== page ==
Asked 25 days on the picket line, Washington Hospital Center's striking registered nurses said yesterday they are ready to give up an issue that last week led to their 2-to-1 rejection of management contract offer - their demand for a union shop.
Dottie Hararas, president of the District of Columbia Nurses' Association unit at the Hospital Center, said yesterday that the nurses are prepared to accept an "agency shop" arrangement that would provide for voluntary membership in the union and the compulsory payment of reduced union dues by those who choose not to join the union.
The proposal the nurses intend to present when negotiations resume at 9 a.m. today also provides that the agency shop provision will be put into effect only if more than 50 percent of the 425 nonsupervisory registered nurses at the hospital vote to accept it.
The strike, which enters its 26th day today, has been waged by about 60 percent of the center's staff nurses. The nurses union contends that about 80 percent of the nurses have remained off the job: however, 247 or 58 percent of the nurses, voted June 14 to reject the center's contract proposal.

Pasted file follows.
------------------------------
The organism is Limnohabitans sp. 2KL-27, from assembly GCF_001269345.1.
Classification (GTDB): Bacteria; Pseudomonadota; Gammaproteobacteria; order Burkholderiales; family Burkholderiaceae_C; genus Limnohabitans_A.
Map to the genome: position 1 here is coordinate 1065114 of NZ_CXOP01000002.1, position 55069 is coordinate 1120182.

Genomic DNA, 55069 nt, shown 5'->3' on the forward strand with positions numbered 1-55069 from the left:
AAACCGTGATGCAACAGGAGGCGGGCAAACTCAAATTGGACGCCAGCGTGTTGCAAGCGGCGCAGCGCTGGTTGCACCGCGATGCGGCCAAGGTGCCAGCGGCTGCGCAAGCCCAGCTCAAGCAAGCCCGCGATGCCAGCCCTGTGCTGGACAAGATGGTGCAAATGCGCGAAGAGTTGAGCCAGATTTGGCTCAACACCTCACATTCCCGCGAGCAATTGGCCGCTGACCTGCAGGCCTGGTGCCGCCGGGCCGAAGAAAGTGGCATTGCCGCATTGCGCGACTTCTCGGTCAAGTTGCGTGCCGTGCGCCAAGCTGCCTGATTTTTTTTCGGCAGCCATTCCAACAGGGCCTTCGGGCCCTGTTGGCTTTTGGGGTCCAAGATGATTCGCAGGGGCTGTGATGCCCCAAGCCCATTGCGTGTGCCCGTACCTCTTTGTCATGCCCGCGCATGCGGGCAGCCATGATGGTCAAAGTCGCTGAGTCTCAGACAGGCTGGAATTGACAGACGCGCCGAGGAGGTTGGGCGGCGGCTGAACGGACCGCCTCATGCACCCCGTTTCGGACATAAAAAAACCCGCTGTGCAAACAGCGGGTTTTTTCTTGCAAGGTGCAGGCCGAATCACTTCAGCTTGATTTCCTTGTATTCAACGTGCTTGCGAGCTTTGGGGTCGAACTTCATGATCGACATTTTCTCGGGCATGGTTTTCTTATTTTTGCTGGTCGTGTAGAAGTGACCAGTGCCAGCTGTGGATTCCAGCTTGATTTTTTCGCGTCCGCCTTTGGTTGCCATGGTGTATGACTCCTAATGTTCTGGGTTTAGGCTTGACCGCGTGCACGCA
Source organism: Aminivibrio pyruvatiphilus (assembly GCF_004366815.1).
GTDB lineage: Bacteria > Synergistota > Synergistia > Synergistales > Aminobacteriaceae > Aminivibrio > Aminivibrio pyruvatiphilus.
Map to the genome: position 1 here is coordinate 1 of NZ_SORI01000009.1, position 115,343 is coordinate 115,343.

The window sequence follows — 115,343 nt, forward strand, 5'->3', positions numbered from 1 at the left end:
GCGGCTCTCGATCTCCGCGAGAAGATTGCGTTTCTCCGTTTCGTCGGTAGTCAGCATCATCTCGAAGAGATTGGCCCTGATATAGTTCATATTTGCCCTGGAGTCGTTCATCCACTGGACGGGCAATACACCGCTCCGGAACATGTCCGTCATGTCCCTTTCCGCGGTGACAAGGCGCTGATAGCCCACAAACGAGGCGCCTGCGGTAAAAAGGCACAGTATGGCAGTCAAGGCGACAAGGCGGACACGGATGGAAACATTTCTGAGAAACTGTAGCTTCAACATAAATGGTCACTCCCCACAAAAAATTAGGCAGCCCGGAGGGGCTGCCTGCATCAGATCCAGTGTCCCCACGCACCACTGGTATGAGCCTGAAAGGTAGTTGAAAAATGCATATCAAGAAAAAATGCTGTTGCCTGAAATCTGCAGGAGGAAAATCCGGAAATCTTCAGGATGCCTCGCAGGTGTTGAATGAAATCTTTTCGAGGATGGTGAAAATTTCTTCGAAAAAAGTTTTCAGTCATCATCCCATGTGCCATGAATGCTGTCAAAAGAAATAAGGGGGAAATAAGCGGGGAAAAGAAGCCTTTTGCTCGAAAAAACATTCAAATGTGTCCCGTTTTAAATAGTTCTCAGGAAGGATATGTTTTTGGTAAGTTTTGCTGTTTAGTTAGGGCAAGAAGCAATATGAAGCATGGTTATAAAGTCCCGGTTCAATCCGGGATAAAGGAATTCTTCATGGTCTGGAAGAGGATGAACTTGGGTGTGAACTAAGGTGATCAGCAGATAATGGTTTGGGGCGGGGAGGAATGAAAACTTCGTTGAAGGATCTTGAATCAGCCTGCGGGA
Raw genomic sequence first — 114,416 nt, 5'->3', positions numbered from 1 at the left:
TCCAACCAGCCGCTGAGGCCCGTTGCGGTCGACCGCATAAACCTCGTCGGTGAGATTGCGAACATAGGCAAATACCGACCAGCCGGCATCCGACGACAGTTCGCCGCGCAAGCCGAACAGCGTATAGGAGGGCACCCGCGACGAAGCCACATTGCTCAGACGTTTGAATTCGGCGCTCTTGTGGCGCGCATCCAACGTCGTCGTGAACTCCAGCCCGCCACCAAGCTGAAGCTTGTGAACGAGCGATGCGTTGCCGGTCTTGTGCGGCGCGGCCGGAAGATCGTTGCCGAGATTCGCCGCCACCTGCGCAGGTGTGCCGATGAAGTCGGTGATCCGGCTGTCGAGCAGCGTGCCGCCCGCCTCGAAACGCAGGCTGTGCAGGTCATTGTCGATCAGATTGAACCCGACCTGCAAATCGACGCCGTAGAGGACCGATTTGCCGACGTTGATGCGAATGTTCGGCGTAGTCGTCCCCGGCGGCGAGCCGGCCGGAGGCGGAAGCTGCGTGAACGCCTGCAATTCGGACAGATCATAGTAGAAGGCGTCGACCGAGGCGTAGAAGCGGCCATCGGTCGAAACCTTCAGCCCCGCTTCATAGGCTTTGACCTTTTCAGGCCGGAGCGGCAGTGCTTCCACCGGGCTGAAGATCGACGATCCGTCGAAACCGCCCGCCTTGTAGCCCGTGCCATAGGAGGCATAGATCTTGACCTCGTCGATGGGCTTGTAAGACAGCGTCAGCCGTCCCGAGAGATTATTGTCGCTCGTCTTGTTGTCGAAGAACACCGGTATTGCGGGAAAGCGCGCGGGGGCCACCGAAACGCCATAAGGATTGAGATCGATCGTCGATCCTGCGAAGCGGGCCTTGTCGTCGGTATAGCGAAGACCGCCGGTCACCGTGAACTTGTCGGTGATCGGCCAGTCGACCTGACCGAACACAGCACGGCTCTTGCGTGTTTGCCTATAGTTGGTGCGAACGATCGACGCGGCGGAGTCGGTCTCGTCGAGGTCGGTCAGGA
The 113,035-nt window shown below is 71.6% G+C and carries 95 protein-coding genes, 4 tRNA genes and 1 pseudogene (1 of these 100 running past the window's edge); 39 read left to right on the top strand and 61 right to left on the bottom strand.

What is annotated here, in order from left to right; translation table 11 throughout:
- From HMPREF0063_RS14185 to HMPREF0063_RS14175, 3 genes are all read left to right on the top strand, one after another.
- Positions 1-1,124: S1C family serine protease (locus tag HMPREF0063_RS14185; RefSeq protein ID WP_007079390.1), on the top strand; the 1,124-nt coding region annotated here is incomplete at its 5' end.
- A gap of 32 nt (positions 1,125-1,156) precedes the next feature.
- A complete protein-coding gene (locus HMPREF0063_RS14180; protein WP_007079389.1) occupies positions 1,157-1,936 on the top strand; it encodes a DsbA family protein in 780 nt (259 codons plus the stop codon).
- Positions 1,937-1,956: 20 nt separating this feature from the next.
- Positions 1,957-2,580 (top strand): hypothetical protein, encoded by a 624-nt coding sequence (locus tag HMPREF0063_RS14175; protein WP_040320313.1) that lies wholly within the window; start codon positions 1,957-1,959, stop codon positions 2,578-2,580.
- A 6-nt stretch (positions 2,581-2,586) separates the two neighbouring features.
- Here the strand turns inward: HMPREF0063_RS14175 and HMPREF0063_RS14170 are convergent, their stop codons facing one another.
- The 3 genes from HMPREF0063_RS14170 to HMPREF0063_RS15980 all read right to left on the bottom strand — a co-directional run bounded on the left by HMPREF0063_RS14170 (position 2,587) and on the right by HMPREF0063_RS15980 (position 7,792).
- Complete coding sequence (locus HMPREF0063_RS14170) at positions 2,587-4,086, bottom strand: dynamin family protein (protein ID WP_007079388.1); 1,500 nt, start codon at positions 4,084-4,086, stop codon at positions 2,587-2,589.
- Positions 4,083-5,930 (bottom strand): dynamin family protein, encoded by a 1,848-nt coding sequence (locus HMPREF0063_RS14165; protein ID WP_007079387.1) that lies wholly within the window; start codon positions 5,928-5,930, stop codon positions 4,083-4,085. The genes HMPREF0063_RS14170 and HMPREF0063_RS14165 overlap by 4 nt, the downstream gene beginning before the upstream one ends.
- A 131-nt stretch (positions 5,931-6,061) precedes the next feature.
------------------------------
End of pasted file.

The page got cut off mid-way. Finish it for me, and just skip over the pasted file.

The Hospital Center has said all along that between 58 and 64 percent of the nurses were not reporting to work, and the center's figure matches the number attending the contract ratification meeting.
The executive committee of the Hospital Center's board of directors is expected to meet at 8 a.m. today, presumably to consider the union's offer, which was unofficially conveyed to committee members yesterday in Mailgrams.
The board voted earlier in the strike to back the management of the Hospital Center fully in its positions at the negotiatings table, including its refusal to compromise on the union shop issue.
The union's agency shop offer represents the nurses fourth compromise on the issue. The union originally demanded a full union shop. Then it offered to allow present employes who did not want to join the union the option of doing so. Then it offered a secret ballot on that question.
Commenting yesterday on the course of the strike Hararas said "We have struggled with apathy," which she said has been typical of nurses. "That is why, no matter what we go into the hospital with,, we are victorious because nurses are no longer apathetic.
"People are saying, 'oh, nurses exist . . . They're not just things in white saving lives. They actually exist," said Hararas.
Yesterday District Mayor Walter E. Washington, who is a candidate for reelection this fall, sent telegrams to the union an the Hospital Center offering to serve as a mediator in the dispute, which is already being mediated byy the Federal Mediation and Conciliation Service.
The nurses "welcome [the mayor's] generous offer" and Hospital Center officials said they "have received the telegram and will be discussing and considering it."